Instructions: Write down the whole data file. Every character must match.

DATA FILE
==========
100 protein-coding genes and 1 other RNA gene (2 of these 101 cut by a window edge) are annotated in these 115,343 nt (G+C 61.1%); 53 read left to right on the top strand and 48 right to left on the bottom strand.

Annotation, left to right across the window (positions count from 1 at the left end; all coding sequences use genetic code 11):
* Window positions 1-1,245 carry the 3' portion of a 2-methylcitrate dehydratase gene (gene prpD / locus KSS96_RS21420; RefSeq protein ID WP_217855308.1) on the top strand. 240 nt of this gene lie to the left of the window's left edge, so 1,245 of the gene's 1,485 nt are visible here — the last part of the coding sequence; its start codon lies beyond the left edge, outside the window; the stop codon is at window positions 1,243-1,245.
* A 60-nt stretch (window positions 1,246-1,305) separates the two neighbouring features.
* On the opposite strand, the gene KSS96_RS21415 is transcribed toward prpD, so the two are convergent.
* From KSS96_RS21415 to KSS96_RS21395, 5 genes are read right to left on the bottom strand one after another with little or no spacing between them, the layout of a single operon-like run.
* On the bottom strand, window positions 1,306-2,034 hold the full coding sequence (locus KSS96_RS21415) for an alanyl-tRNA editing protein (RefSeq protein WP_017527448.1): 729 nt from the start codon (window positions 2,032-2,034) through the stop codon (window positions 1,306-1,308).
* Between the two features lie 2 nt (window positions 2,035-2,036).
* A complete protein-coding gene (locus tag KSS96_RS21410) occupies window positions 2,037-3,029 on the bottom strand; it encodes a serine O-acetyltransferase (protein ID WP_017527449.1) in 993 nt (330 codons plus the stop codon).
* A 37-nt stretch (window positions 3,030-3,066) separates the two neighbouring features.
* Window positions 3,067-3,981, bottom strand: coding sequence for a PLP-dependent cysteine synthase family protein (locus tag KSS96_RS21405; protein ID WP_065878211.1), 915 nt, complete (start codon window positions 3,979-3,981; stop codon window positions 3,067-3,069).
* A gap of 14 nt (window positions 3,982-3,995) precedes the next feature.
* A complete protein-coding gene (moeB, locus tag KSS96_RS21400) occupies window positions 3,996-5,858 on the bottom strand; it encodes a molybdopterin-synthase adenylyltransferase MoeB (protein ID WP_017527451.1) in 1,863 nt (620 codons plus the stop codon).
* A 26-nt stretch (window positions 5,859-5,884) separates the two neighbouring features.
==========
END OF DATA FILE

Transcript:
100 protein-coding genes and 1 other RNA gene (2 of these 101 cut by a window edge) are annotated in these 115,343 nt (G+C 61.1%); 53 read left to right on the top strand and 48 right to left on the bottom strand.

Annotation, left to right across the window (positions count from 1 at the left end; all coding sequences use genetic code 11):
* Window positions 1-1,245 carry the 3' portion of a 2-methylcitrate dehydratase gene (gene prpD / locus KSS96_RS21420; RefSeq protein ID WP_217855308.1) on the top strand. 240 nt of this gene lie to the left of the window's left edge, so 1,245 of the gene's 1,485 nt are visible here — the last part of the coding sequence; its start codon lies beyond the left edge, outside the window; the stop codon is at window positions 1,243-1,245.
* A 60-nt stretch (window positions 1,246-1,305) separates the two neighbouring features.
* On the opposite strand, the gene KSS96_RS21415 is transcribed toward prpD, so the two are convergent.
* From KSS96_RS21415 to KSS96_RS21395, 5 genes are read right to left on the bottom strand one after another with little or no spacing between them, the layout of a single operon-like run.
* On the bottom strand, window positions 1,306-2,034 hold the full coding sequence (locus KSS96_RS21415) for an alanyl-tRNA editing protein (RefSeq protein WP_017527448.1): 729 nt from the start codon (window positions 2,032-2,034) through the stop codon (window positions 1,306-1,308).
* Between the two features lie 2 nt (window positions 2,035-2,036).
* A complete protein-coding gene (locus tag KSS96_RS21410) occupies window positions 2,037-3,029 on the bottom strand; it encodes a serine O-acetyltransferase (protein ID WP_017527449.1) in 993 nt (330 codons plus the stop codon).
* A 37-nt stretch (window positions 3,030-3,066) separates the two neighbouring features.
* Window positions 3,067-3,981, bottom strand: coding sequence for a PLP-dependent cysteine synthase family protein (locus tag KSS96_RS21405; protein ID WP_065878211.1), 915 nt, complete (start codon window positions 3,979-3,981; stop codon window positions 3,067-3,069).
* A gap of 14 nt (window positions 3,982-3,995) precedes the next feature.
* A complete protein-coding gene (moeB, locus tag KSS96_RS21400) occupies window positions 3,996-5,858 on the bottom strand; it encodes a molybdopterin-synthase adenylyltransferase MoeB (protein ID WP_017527451.1) in 1,863 nt (620 codons plus the stop codon).
* A 26-nt stretch (window positions 5,859-5,884) separates the two neighbouring features.